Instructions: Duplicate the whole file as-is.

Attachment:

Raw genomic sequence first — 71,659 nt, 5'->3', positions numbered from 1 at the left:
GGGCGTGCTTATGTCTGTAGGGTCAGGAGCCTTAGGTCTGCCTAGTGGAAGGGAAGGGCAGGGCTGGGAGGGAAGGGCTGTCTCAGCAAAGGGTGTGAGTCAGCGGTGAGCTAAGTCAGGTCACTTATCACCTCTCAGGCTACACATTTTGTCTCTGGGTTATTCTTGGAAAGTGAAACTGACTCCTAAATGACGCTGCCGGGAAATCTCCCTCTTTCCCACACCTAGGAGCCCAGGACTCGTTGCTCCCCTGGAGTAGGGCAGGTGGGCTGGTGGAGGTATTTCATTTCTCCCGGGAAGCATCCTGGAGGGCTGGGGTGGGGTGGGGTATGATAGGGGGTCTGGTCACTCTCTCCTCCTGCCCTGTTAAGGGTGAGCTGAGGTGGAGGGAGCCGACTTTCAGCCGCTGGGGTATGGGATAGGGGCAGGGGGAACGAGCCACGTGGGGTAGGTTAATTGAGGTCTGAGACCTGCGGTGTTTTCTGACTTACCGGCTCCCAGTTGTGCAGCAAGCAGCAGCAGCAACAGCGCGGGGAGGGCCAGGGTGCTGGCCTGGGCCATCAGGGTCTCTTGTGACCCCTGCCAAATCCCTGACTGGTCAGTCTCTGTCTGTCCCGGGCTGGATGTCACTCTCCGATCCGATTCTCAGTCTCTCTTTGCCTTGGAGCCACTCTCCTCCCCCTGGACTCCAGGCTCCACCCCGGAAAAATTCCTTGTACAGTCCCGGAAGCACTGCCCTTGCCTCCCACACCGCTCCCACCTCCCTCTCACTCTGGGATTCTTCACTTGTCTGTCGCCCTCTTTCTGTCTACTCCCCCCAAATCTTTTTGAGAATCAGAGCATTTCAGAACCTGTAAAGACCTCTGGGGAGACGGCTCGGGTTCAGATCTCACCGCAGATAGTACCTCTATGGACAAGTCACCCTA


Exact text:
Raw genomic sequence first — 71,659 nt, 5'->3', positions numbered from 1 at the left:
GGGCGTGCTTATGTCTGTAGGGTCAGGAGCCTTAGGTCTGCCTAGTGGAAGGGAAGGGCAGGGCTGGGAGGGAAGGGCTGTCTCAGCAAAGGGTGTGAGTCAGCGGTGAGCTAAGTCAGGTCACTTATCACCTCTCAGGCTACACATTTTGTCTCTGGGTTATTCTTGGAAAGTGAAACTGACTCCTAAATGACGCTGCCGGGAAATCTCCCTCTTTCCCACACCTAGGAGCCCAGGACTCGTTGCTCCCCTGGAGTAGGGCAGGTGGGCTGGTGGAGGTATTTCATTTCTCCCGGGAAGCATCCTGGAGGGCTGGGGTGGGGTGGGGTATGATAGGGGGTCTGGTCACTCTCTCCTCCTGCCCTGTTAAGGGTGAGCTGAGGTGGAGGGAGCCGACTTTCAGCCGCTGGGGTATGGGATAGGGGCAGGGGGAACGAGCCACGTGGGGTAGGTTAATTGAGGTCTGAGACCTGCGGTGTTTTCTGACTTACCGGCTCCCAGTTGTGCAGCAAGCAGCAGCAGCAACAGCGCGGGGAGGGCCAGGGTGCTGGCCTGGGCCATCAGGGTCTCTTGTGACCCCTGCCAAATCCCTGACTGGTCAGTCTCTGTCTGTCCCGGGCTGGATGTCACTCTCCGATCCGATTCTCAGTCTCTCTTTGCCTTGGAGCCACTCTCCTCCCCCTGGACTCCAGGCTCCACCCCGGAAAAATTCCTTGTACAGTCCCGGAAGCACTGCCCTTGCCTCCCACACCGCTCCCACCTCCCTCTCACTCTGGGATTCTTCACTTGTCTGTCGCCCTCTTTCTGTCTACTCCCCCCAAATCTTTTTGAGAATCAGAGCATTTCAGAACCTGTAAAGACCTCTGGGGAGACGGCTCGGGTTCAGATCTCACCGCAGATAGTACCTCTATGGACAAGTCACCCTA